• Transcript

    • 1. Breastfeeding Getting Started [insert presenter info]
    • 2. Advantages for the Baby <ul><li>Less illnesses, diseases &amp; disorders </li></ul><ul><li>Antibodies in breast milk </li></ul><ul><li>Always the right temperature </li></ul><ul><li>Nurturing benefits from skin to skin contact </li></ul><ul><li>Aids in development of baby’s brain and nervous system </li></ul>
    • 3. Advantages for Mother <ul><li>Decreased postpartum bleeding </li></ul><ul><li>Earlier return to pre-pregnancy weight </li></ul><ul><li>Delayed resumption of ovulation </li></ul><ul><li>Reduced risk of ovarian cancer </li></ul><ul><li>Reduced premenopausal breast cancer </li></ul>
    • 4. Anatomy &amp; Physiology During Pregnancy <ul><li>Breast, areola, &amp; nipple increase in size </li></ul><ul><li>Veins may be more noticeable </li></ul><ul><li>Milk glands &amp; ducts increase </li></ul><ul><li>Colostrum is produced in the second trimester </li></ul><ul><li>Montgomery glands become numerous and prominent </li></ul>
    • 5. How Does a Breast Produce Milk? <ul><li>Milk is made in grapelike structures deep in the breast </li></ul><ul><li>When milk “let’s down” it travels out of the “grapes” down the stems “ducts” and collects in the pools (sinuses) under the dark area (areola) behind the nipple </li></ul><ul><li>Baby’s gums press areola to release milk </li></ul>
    • 6. Lactogenesis Illustration by Joyce Kopatch, USACHPPM
    • 7. Before Delivery: Preparing for Breastfeeding <ul><li>Massage breasts and rub nipples gently </li></ul><ul><li>Avoid using soap on nipples </li></ul><ul><li>Expose nipples to air and briefly to sunlight </li></ul><ul><li>Let nipples rub against clothing </li></ul>
    • 8. Flat or Inverted Nipples <ul><li>Begin treatment late in pregnancy </li></ul><ul><ul><li>Stop if causes uterine contractions </li></ul></ul><ul><li>Breast shells </li></ul><ul><ul><li>Wear 1 hour a day and gradually increase to several hours </li></ul></ul><ul><ul><li>Dry area under nipple often </li></ul></ul>
    • 9. Breastfeeding: Getting Started
    • 10. Is Your Baby Hungry? Infant Feeding Cues <ul><li>Bringing hands to mouth or cheek and trying to suck on them </li></ul><ul><li>Rooting </li></ul><ul><li>Lip smacking, mouthing, tongue protrusion </li></ul><ul><li>Crying is a late feeding cue </li></ul>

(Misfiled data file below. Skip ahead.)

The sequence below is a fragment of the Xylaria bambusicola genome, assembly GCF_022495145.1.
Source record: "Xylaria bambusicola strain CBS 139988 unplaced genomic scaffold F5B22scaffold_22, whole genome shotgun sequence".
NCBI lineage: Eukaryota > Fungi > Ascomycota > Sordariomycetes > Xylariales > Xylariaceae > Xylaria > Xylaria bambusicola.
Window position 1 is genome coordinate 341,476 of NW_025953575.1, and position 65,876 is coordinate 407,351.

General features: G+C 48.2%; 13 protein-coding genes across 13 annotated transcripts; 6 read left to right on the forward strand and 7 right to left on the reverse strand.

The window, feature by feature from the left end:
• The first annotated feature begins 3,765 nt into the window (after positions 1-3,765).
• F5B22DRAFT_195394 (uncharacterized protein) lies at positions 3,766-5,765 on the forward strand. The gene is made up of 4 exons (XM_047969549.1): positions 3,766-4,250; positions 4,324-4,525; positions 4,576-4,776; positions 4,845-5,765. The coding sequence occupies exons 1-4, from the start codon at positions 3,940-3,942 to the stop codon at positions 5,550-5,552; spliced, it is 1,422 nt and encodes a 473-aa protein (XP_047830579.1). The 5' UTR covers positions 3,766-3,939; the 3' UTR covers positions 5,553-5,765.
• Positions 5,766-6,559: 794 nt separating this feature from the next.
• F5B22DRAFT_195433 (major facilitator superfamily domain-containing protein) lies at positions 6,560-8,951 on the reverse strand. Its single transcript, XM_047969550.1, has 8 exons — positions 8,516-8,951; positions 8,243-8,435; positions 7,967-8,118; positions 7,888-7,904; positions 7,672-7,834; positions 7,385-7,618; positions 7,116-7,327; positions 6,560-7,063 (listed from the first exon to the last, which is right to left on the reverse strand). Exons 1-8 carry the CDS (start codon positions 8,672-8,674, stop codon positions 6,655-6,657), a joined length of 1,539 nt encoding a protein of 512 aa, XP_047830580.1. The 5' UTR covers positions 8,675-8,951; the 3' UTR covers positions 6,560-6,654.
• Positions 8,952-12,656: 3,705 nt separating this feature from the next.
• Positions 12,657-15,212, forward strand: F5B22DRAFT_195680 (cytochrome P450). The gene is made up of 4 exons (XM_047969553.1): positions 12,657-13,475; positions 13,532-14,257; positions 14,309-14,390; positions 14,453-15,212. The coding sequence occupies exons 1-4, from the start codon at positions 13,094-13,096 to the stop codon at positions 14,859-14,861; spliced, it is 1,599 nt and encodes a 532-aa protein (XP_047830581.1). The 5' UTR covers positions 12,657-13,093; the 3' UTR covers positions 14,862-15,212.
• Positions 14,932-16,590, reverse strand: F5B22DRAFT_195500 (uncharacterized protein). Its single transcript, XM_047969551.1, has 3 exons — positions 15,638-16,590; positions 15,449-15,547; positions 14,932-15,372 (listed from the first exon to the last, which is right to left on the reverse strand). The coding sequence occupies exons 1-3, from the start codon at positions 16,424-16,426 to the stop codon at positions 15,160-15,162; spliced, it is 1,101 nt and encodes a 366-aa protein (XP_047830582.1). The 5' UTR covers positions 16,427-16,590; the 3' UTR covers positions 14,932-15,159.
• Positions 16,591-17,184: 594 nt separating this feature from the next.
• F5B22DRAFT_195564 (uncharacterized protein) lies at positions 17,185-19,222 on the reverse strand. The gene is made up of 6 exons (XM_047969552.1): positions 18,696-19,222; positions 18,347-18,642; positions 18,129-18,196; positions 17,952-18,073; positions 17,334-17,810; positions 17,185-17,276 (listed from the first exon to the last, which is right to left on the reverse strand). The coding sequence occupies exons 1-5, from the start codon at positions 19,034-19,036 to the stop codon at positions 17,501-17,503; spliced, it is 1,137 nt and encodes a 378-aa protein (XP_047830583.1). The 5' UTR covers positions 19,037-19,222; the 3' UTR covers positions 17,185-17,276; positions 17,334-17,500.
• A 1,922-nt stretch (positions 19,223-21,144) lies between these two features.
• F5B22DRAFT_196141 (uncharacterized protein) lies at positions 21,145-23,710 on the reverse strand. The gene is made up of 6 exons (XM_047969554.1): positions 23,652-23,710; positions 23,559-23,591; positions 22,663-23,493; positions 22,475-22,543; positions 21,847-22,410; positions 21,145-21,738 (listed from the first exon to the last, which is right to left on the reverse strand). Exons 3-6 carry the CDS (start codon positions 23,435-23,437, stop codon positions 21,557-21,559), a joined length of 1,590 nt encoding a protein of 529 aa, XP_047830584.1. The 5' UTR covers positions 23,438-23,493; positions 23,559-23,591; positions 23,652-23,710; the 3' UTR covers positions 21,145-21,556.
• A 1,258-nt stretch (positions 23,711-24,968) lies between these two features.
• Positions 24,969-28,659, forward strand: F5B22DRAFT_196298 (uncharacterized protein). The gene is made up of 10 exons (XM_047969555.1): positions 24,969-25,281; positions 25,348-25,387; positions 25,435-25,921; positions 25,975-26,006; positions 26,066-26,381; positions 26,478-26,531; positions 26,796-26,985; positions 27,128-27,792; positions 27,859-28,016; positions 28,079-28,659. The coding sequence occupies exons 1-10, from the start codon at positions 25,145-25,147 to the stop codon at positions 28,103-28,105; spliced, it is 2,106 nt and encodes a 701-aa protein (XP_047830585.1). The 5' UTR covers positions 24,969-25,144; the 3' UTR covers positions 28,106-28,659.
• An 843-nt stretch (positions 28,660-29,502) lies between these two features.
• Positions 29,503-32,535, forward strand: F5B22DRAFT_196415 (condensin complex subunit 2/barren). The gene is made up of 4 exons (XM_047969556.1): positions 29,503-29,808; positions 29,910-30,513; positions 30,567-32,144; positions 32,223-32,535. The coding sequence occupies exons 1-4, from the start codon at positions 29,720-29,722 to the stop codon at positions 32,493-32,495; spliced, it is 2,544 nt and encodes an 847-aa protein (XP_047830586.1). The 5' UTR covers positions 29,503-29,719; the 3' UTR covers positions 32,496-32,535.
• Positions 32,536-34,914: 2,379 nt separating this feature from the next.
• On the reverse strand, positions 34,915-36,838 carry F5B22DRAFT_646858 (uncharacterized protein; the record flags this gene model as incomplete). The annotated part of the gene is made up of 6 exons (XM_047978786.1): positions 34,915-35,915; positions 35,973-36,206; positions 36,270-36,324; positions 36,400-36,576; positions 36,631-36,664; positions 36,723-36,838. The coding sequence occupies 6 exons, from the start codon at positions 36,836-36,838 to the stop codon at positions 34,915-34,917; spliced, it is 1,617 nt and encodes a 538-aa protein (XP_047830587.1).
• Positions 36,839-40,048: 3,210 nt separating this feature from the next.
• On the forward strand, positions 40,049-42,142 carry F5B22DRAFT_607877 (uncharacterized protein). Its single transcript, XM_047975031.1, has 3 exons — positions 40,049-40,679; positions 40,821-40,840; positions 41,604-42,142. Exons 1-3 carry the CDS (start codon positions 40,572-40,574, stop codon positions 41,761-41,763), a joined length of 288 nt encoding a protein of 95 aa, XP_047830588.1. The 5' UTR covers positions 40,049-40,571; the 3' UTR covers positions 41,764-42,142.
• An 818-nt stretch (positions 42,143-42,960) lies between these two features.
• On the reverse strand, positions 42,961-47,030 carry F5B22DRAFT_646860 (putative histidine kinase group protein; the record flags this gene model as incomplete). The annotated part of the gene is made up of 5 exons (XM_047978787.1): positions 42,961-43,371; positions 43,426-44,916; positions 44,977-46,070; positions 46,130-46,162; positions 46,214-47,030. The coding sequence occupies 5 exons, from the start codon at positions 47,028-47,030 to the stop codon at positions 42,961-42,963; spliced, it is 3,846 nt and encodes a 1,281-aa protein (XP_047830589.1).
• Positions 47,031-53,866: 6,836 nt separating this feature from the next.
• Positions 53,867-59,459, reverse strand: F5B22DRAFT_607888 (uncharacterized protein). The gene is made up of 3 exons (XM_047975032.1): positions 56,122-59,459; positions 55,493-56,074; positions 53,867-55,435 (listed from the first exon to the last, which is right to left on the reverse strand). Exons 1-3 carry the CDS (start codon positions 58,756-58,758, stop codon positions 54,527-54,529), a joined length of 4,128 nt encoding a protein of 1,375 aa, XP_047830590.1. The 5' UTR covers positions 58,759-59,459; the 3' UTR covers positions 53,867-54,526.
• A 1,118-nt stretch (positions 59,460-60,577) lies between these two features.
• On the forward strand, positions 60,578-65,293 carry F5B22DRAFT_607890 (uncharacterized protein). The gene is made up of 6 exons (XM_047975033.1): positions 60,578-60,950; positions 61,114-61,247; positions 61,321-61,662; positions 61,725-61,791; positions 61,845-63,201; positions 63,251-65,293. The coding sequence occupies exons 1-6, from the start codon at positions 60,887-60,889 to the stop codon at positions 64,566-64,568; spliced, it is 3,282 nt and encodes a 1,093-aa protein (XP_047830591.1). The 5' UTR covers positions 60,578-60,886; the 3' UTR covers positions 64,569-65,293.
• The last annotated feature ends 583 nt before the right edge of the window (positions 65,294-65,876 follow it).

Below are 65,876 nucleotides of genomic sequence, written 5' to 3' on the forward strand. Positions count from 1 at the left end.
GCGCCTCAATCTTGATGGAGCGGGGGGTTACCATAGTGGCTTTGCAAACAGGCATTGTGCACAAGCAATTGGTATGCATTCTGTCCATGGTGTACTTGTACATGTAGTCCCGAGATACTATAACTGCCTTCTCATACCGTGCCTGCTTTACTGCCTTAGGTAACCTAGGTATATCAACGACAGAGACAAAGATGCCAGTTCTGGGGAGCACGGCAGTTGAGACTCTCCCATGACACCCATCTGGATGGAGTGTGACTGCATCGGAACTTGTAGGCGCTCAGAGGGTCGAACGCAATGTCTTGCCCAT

• 11. Breastfeeding Your Infant <ul><li>Wash your hands </li></ul><ul><li>Position yourself comfortably and correctly </li></ul><ul><li>Use pillows or towels for support </li></ul><ul><li>Uncover the breast you wish to offer first </li></ul>
    • 12. The Side-lying Position <ul><li>Lie on your side </li></ul><ul><li>Use pillows </li></ul><ul><li>Tummy-to-tummy </li></ul><ul><li>Baby’s mouth in line with nipple </li></ul>Illustration by Joyce Kopatch, USACHPPM
    • 13. The Football Position <ul><li>Baby’s legs are under your arm </li></ul><ul><li>Use pillows </li></ul><ul><li>Helpful for baby’s who are having trouble latching on </li></ul>Illustration by Joyce Kopatch, USACHPPM
    • 14. The Cradle Position <ul><li>Tummy-to-tummy </li></ul><ul><li>Baby’s head in crook of your elbow </li></ul><ul><li>Shoulders, hips, in straight line </li></ul><ul><li>Level with breast </li></ul><ul><li>Pillow in lap will help </li></ul>Illustration by Joyce Kopatch, USACHPPM
    • 15. Milk Ejection Reflex “Let Down” <ul><li>Tingling sensation in breast </li></ul><ul><li>Relaxed feeling occurs </li></ul><ul><li>“Let down” can occur between feedings </li></ul>
    • 16. Offering Your Breast to Baby <ul><li>Fingers underneath, thumb on top of breast </li></ul><ul><li>Fingers well behind areola </li></ul>Illustration by Joyce Kopatch, USACHPPM
    • 17. Rooting Reflex and Latch-On <ul><li>Position baby correctly at breast with mouth directly in front of nipple </li></ul><ul><li>Use nipple to tickle baby’s lips until mouth opens wide </li></ul><ul><li>Support baby’s head </li></ul><ul><li>Baby’s mouth is open wide enough to take in nipple and most of areola </li></ul>